Instructor:  Michael P. Jones, M.S.
Fee:  $130

Dates, Times, & Meeting Places:  April 16 (Tues.), 6-9 p.m. -- Rockwood Library, 17917 S.E. Stark, Portland, OR.; & April 20 (Sat.), 10-5:30 p.m. -- meet at "Stage Stop Road Interpretative Center", 24525 E. Welches Rd., Village of Welches, OR. (Cost includes all material fees!)

          The ghost towns of Oregon's Deschutes River region, such as Shaniko, represent an exciting but little-known chapter of history.  The miners and gold seekers followed the trails of real and make-believe treasure all which seemed to lead to the "other side of the rainbow".  Those rare gold strikes drew hordes of get-rich-quick dreamers that "sparked" the development of "boom towns" and rough-hewn homestead settlements that sprang-up along the waterways and routes of the Oregon Trail and other emigrant paths.  This class provides a unique opportunity to visit some of those places which time seemed to have forgotten.  These were the places where prospectors and hard-scrabbled miners ignited the flames of rumors that became part of the oral history and folklore of this region.  With the coming of cattle and sheep to the area, livestock represented another form of riches which, unfortunately, was tied to the railroads and, still later, to the roads and highways that crossed and criss-crossed the desert until the landscape swallowed them up and history ignored them.  Participants will travel the land of the Deschutes on some little-known segments of the Oregon Trail and on some desert paths and backroads that lead to a fascinating history.  An ideal way to rediscover history and to gather many new ideas for your classroom that should enrich your curriculums and study units.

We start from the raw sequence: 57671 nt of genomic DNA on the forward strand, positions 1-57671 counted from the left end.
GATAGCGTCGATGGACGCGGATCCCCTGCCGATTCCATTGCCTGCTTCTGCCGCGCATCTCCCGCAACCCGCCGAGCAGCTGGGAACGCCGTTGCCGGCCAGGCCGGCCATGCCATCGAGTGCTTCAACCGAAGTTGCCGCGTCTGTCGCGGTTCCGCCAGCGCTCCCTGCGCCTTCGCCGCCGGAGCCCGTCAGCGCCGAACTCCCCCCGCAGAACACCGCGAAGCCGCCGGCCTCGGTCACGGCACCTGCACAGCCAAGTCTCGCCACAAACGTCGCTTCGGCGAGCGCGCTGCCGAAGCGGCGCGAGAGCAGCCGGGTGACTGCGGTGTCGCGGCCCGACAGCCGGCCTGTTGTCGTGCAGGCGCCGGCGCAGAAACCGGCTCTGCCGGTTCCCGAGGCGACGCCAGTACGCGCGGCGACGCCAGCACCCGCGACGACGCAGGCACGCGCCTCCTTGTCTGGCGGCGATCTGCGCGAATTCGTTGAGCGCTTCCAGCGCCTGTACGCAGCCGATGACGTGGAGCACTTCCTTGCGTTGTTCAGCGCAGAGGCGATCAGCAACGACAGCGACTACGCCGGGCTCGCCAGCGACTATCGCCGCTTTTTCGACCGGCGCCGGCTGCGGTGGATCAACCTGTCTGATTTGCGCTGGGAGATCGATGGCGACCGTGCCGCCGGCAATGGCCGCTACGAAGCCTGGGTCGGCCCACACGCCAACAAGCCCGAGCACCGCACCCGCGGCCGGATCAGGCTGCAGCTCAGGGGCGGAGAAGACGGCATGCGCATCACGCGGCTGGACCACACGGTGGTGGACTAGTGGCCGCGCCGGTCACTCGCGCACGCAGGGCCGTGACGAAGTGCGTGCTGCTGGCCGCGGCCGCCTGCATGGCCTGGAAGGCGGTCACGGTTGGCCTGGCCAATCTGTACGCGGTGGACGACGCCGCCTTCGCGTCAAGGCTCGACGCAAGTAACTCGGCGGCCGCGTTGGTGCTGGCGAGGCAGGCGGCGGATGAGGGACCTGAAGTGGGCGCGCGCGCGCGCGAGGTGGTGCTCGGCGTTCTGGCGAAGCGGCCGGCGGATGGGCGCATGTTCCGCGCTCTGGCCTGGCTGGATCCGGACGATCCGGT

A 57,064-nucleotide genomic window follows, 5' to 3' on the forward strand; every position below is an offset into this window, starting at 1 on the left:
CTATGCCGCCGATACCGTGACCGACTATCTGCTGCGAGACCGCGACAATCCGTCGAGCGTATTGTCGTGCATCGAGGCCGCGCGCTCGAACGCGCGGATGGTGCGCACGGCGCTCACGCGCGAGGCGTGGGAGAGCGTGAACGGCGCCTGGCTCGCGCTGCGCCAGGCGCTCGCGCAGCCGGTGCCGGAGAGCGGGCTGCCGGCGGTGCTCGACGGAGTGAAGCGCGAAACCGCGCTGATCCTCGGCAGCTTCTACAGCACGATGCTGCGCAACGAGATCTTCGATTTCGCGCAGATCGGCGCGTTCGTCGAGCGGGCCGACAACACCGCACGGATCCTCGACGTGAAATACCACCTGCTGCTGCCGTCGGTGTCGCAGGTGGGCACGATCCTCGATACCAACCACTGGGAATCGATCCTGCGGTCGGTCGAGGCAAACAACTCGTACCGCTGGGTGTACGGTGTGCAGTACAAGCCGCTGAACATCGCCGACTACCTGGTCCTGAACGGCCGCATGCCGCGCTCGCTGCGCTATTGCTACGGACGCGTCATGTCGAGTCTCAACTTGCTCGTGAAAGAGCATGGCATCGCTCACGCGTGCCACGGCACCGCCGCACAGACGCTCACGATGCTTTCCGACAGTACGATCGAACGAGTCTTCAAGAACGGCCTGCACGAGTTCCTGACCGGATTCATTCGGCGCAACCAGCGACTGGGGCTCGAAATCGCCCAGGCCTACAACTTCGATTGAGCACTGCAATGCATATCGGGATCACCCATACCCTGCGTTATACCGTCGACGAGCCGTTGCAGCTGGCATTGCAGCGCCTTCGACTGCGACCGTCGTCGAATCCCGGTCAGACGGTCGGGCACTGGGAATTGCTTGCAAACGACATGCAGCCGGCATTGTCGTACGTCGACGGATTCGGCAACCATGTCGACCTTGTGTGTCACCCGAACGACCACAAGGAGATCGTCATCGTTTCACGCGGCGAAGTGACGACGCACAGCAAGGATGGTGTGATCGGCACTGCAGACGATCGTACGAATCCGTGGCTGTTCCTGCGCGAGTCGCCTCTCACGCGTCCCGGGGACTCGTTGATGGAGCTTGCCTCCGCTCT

Exploring MT. ST. HELENS, Ape's Cave & Lava Canyon
-- 1 Credit Graduate -- CRN: K4332CG; CI: 810/Undergraduate -- CRN: K4332CU; CI: 410
Instructor:  Michael P. Jones, M.S.
Fee:  $130

Dates, Times, & Meeting Places:  April 23 (Tues.), 6-9 p.m. -- Rockwood Library, 17917 S.E. Stark, Portland, OR.; & April 27 (Sat.), 10-5:30 p.m. -- meet in the parking lot north of Home Depot at Mall 205, S.E. 102nd & Washington, Portland, OR. (Cost includes all material fees!)

          The eruption of Mt. St. Helens on May 18th, 1980 dramatically changed its natural, contemporary landscape.  With the impact resembling multiple atomic bombs, forests were toppled like they were made of toothpicks, while waterways changed their courses, and lakes transitioned literally into completely different bodies of water.  Yet two significant places on this mountain's volcanic landscape -- Ape¹s Cave and Lava Canyon